We know very little about his life. He is one of those whose martyrdom made a deep and lasting impression on the early Church. Celebration of his feast day spread rapidly.
He was a Roman deacon under Pope St. Sixtus II, whose demise we learned about a few days ago (Aug 7). Three days after this pope was put to death, Lawrence and four more clerics also suffered martyrdom, during the persecution of the Emperor Valerian.
A well-known legend has persisted from earliest times. As a deacon in Rome, and as you may recall from Sts Timothy & Maura, deacons, in addition to their liturgical role, also typically each were assigned some practical matter to attend to: the discipline of the assembled congregation, keeping of books/scriptures (Timothy), or acting as treasurer for the local Church, etc..
Lawrence was charged with the responsibility for the material goods of the Church in Rome, and the distribution of alms to the poor. When Lawrence knew he would be arrested like the pope, and that the Emperor sought to extort, most likely by means of torture, the wealth of the Church. While he still had time, Lawrence gathered the wealth, liquidated it and then he sought out the poor, widows and orphans of Rome and gave them all the Church money he could get his hands on, selling even the sacred vessels with which the Mass is said to increase the sum.
The prefect of Rome imagined that the Christians must have considerable treasure. He sent for Lawrence and said, “You Christians say we are cruel to you, but that is not what I have in mind. I am told that your priests offer in gold, that the sacred blood is received in silver cups, that you have golden candlesticks at your evening services. Now, your doctrine says you must render to Caesar what is his. Bring these treasures—the emperor needs them to maintain his forces. God does not cause money to be counted: He brought none of it into the world with him—only words. Give me the money, therefore, and be rich in words.”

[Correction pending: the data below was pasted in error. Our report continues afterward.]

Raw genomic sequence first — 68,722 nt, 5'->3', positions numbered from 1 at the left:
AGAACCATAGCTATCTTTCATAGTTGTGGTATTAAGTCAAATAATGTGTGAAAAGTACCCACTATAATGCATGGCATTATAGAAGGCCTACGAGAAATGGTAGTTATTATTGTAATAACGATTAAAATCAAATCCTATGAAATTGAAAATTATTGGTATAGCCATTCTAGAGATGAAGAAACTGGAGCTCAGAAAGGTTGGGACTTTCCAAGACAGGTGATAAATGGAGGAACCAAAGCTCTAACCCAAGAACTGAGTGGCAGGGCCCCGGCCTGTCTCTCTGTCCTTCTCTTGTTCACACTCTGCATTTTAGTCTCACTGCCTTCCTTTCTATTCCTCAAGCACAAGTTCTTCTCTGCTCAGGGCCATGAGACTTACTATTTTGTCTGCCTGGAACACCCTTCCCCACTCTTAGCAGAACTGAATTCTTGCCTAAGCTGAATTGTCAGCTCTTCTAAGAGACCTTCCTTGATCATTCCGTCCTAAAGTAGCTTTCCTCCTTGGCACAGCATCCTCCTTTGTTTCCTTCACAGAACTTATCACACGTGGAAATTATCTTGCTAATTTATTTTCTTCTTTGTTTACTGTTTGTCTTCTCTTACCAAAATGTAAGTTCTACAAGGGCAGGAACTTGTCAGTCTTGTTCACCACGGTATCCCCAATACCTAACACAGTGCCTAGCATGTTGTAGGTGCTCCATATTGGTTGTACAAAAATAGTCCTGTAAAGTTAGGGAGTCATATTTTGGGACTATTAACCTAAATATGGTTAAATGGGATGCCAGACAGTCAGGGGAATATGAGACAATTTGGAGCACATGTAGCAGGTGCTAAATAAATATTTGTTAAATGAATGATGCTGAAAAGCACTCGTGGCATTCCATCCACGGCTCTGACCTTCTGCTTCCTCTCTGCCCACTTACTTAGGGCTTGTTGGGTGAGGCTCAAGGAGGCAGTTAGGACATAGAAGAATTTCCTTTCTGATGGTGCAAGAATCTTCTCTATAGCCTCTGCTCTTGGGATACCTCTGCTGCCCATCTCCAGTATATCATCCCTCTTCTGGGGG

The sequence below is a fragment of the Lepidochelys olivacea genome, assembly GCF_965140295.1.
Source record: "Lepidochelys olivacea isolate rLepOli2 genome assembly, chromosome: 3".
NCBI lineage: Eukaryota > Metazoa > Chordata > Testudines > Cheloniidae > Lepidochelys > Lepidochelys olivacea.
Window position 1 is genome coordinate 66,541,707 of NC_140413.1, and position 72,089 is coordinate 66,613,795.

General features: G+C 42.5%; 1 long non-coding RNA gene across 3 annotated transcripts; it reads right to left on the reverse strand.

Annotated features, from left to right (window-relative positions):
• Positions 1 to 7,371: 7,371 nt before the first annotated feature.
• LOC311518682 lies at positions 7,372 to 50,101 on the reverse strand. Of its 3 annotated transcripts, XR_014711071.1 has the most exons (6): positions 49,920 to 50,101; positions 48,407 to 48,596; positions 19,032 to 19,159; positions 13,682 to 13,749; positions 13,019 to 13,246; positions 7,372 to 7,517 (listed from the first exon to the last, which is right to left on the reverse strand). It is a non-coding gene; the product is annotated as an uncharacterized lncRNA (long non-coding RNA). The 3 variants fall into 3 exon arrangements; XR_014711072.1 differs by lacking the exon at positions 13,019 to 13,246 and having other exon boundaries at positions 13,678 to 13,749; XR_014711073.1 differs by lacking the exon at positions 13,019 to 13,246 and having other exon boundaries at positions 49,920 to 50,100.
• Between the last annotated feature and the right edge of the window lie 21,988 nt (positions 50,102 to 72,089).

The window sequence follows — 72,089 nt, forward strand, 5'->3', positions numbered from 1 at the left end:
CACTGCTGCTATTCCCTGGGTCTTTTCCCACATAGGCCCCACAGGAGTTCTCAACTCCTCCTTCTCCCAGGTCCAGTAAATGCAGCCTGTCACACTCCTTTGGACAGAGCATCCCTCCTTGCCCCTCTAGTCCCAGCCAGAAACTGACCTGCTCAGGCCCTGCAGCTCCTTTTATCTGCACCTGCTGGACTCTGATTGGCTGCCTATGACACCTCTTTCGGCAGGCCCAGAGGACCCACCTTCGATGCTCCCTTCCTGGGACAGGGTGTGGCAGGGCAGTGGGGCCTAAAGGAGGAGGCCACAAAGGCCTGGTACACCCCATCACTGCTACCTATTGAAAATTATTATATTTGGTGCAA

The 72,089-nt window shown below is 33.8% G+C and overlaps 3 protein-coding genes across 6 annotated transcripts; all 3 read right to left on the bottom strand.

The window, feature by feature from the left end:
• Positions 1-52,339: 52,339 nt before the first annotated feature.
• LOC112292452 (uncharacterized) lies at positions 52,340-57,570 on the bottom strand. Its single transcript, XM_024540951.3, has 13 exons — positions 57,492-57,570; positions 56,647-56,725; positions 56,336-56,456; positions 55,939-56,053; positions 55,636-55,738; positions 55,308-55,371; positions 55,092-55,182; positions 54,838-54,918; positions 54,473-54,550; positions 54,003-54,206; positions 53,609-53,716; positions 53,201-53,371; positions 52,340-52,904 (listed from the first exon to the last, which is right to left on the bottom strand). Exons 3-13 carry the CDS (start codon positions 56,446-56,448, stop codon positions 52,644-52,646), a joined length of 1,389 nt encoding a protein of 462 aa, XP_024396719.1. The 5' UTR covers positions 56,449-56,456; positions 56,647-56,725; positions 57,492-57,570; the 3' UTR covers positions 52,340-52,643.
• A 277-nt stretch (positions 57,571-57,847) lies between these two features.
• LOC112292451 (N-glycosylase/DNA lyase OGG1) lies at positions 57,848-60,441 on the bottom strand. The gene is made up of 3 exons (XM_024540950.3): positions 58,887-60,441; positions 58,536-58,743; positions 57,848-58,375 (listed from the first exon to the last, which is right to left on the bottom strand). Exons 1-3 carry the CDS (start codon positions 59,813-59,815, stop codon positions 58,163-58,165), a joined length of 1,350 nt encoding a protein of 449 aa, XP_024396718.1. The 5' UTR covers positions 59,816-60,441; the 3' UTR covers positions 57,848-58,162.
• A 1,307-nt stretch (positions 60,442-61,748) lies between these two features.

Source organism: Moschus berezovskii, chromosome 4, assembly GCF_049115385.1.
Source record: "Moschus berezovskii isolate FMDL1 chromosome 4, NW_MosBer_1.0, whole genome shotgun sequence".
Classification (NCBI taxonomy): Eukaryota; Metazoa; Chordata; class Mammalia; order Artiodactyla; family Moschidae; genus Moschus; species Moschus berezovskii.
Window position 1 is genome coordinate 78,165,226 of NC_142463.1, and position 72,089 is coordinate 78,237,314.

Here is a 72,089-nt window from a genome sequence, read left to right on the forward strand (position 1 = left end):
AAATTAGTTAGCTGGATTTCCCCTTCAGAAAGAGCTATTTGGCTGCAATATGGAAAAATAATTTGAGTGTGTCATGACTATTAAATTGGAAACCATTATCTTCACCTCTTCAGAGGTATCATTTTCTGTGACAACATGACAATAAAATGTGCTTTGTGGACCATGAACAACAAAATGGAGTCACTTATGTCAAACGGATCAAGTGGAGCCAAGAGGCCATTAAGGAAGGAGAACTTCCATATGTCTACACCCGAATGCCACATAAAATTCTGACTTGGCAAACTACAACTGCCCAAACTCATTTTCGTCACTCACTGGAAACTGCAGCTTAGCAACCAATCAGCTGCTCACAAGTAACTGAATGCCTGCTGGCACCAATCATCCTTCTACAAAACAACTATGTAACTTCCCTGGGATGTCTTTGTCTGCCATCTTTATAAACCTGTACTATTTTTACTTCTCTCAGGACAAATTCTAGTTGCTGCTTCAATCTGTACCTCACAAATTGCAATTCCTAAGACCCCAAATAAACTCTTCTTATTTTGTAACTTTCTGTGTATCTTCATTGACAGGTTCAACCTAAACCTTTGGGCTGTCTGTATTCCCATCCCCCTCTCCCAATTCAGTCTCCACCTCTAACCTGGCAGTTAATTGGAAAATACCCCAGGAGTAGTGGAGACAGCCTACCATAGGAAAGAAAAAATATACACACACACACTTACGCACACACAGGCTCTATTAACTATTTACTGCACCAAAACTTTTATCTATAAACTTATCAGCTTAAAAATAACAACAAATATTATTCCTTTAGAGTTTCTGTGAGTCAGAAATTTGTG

Lawrence replied that the Church was indeed rich. “I will show you a great treasure. But give me time to set everything in order and make an inventory.” Lawrence did take three days to liquidate the treasures of the church and give them to the poor. In the same three days Lawrence gathered a great number of blind, lame, maimed, leprous, orphaned and widowed persons and put them in rows. When the prefect of Rome arrived, Lawrence simply said, “These are the treasure of the Church.”
The prefect was so angry he told Lawrence that he would indeed have his wish to die—but it would be by inches. He had a great gridiron prepared, with coals beneath it, and had Lawrence’s body placed on it. After the martyr had suffered in agony for a long time, the legend concludes, he made his famous cheerful remark, “I am well done on this side. Turn me over!”
Lawrence’s remains were buried in the cemetery of Saint Cyriaca on the road to Tivoli, Italy; tomb was opened by Pelagius to inter the body of Saint Stephen the Martyr; his mummified head removed to the Quirinal Chapel; the gridiron believed to have been his deathbed is in San Lorenzo in Lucina; garments in Our Lady’s Chapel in the Lateran Palace.
According to Christian legend, the Holy Grail is a relic that was sent by St. Lawrence to his parents in Spain as part of his dispersal of the Church’s treasure. While the Holy Chalice’s exact journey through the centuries is disputed, it is generally accepted by Catholics that the Chalice was sent by his family to a monastery for preservation and veneration. Historical records indicate that this chalice has been venerated and preserved by a number of monks and monasteries through the ages. Today the Holy Grail is venerated in a special chapel in the Catholic Cathedral of Valencia, Spain, in the region of St. Lawrence’s birth and early life.
With the robe of joyfulness, alleluia,
Our Lord has this day clothed His soldier, Lawrence.
May Your faithfuls’ joyous assembly clap their hands
More cheerfully than they have before.
Today the noble martyr offered pleasing sacrifice to God,
Today he, being cruelly tested,
Endured unto the end the torment of fire;
And shrank not from offering his limbs to punishments most cruel.
Before the ruler he is summoned,
And settlement is made upon the Church’s hidden holdings.
But he is unmoved by enticing words, and is unshaken
By the torments of the ruler’s avarice.
Valerian is laughed to scorn,
And the deacon’s liberal hand,
When he is asked for payments,
Gave the gathered poor.
For he was their minister of charity,
Giving them abundance from his means.
Therefore the prefect is enraged,
And a glowing bed made ready.
The torment-bearing instrument,
The gridiron of his suffering,
Roasted his very flesh,
But he laughed it to scorn.
The martyr sweats in his agony,
In hopes of crown and recompense
Which is allotted those with faith,
Who struggle for the sake of Christ.
The court of heaven rejoices
For his warfare-waging,
For he has prevailed this day
Against the lackeys of wickedness.
That we, then, may attain the gift of life,
By this our patron, be glad, O our choir,
Singing in the church upon his feast-day
A joyful alleluia.
–from the Mass of Saint Lawrence, Old Sarum Rite Missal, 1998, Saint Hilarion Press